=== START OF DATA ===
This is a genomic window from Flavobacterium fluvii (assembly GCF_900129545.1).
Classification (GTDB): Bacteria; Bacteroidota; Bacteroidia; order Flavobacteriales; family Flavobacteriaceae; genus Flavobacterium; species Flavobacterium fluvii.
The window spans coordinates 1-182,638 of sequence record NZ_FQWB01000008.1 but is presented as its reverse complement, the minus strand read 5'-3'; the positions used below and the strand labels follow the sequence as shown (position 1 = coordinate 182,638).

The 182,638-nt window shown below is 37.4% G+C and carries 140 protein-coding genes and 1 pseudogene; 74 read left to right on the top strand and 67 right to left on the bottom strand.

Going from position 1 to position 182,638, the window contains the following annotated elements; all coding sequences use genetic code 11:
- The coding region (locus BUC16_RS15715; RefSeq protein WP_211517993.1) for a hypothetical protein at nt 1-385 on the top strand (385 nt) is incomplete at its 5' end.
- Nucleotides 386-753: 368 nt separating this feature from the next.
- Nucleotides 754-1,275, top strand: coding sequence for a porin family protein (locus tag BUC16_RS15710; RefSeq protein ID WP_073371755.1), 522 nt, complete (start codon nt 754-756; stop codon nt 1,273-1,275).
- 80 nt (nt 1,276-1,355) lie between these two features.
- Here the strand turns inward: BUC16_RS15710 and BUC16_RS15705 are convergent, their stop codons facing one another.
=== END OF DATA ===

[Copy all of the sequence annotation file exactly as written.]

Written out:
This is a genomic window from Flavobacterium fluvii (assembly GCF_900129545.1).
Classification (GTDB): Bacteria; Bacteroidota; Bacteroidia; order Flavobacteriales; family Flavobacteriaceae; genus Flavobacterium; species Flavobacterium fluvii.
The window spans coordinates 1-182,638 of sequence record NZ_FQWB01000008.1 but is presented as its reverse complement, the minus strand read 5'-3'; the positions used below and the strand labels follow the sequence as shown (position 1 = coordinate 182,638).

The 182,638-nt window shown below is 37.4% G+C and carries 140 protein-coding genes and 1 pseudogene; 74 read left to right on the top strand and 67 right to left on the bottom strand.

Going from position 1 to position 182,638, the window contains the following annotated elements; all coding sequences use genetic code 11:
- The coding region (locus BUC16_RS15715; RefSeq protein WP_211517993.1) for a hypothetical protein at nt 1-385 on the top strand (385 nt) is incomplete at its 5' end.
- Nucleotides 386-753: 368 nt separating this feature from the next.
- Nucleotides 754-1,275, top strand: coding sequence for a porin family protein (locus tag BUC16_RS15710; RefSeq protein ID WP_073371755.1), 522 nt, complete (start codon nt 754-756; stop codon nt 1,273-1,275).
- 80 nt (nt 1,276-1,355) lie between these two features.
- Here the strand turns inward: BUC16_RS15710 and BUC16_RS15705 are convergent, their stop codons facing one another.